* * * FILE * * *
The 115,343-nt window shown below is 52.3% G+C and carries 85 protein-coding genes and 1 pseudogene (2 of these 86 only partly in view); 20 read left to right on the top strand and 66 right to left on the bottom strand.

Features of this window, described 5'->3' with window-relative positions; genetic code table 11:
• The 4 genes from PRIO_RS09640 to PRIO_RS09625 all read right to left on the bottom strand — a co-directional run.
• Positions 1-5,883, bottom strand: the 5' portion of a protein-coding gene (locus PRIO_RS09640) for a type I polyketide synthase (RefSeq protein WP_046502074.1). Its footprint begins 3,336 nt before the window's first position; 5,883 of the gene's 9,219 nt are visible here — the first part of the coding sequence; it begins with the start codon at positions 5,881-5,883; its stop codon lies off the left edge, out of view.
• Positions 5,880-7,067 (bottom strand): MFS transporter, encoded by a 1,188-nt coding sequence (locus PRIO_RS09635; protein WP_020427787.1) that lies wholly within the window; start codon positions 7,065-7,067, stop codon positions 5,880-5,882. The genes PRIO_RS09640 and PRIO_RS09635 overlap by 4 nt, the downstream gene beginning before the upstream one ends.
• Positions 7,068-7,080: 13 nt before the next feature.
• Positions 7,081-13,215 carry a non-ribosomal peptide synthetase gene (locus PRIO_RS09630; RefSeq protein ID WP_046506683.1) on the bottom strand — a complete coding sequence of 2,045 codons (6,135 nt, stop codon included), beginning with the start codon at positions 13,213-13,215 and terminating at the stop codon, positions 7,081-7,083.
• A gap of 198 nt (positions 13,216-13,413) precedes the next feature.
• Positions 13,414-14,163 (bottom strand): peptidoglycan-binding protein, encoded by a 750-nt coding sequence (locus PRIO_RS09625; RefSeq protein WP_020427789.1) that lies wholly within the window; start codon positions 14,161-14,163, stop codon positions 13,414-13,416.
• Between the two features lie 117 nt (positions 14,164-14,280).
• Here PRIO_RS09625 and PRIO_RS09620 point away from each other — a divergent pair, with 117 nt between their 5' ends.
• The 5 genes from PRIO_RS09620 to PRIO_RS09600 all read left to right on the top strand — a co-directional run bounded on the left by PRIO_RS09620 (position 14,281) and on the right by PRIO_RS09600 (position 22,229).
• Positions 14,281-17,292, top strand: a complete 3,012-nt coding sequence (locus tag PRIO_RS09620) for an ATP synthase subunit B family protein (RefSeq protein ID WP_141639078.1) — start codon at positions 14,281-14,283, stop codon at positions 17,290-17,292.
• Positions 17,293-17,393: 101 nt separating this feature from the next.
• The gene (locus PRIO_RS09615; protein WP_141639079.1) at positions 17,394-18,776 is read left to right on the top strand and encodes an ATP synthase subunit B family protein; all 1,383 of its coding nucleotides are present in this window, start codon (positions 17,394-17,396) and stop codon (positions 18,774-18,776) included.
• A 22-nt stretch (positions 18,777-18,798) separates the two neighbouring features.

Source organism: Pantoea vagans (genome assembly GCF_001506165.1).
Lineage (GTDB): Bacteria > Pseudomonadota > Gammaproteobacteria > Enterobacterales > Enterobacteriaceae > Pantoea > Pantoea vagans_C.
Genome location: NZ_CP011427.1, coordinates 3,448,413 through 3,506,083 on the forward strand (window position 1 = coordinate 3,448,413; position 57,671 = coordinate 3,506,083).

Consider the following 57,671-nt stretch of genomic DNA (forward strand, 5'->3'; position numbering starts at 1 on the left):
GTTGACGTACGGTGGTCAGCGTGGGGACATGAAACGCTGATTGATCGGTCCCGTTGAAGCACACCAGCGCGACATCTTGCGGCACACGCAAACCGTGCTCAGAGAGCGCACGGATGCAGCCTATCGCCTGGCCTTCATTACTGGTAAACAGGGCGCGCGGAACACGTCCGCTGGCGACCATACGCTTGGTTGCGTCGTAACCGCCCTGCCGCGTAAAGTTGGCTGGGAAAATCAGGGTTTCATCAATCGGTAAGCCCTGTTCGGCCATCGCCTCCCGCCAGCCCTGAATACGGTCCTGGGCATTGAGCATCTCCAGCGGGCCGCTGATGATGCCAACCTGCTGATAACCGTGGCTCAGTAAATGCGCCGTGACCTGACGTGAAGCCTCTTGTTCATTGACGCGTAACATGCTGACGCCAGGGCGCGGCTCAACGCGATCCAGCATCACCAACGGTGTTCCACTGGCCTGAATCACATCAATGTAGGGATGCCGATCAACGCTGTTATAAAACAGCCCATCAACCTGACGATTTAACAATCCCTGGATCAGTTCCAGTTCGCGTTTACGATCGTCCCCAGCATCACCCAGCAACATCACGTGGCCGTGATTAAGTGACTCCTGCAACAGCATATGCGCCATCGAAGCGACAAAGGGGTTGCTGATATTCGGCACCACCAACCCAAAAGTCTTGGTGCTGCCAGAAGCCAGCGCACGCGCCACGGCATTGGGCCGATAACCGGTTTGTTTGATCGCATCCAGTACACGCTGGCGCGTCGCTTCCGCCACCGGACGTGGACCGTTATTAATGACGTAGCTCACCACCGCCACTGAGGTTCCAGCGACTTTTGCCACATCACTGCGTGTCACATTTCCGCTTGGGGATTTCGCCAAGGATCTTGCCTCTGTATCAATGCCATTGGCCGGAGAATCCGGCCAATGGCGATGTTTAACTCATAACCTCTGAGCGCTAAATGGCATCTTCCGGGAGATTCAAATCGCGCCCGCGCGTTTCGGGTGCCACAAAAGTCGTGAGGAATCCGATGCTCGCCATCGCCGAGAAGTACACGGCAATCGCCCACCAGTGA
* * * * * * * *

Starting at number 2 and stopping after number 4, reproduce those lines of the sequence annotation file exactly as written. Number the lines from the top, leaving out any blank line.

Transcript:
Features of this window, described 5'->3' with window-relative positions; genetic code table 11:
• The 4 genes from PRIO_RS09640 to PRIO_RS09625 all read right to left on the bottom strand — a co-directional run.
• Positions 1-5,883, bottom strand: the 5' portion of a protein-coding gene (locus PRIO_RS09640) for a type I polyketide synthase (RefSeq protein WP_046502074.1). Its footprint begins 3,336 nt before the window's first position; 5,883 of the gene's 9,219 nt are visible here — the first part of the coding sequence; it begins with the start codon at positions 5,881-5,883; its stop codon lies off the left edge, out of view.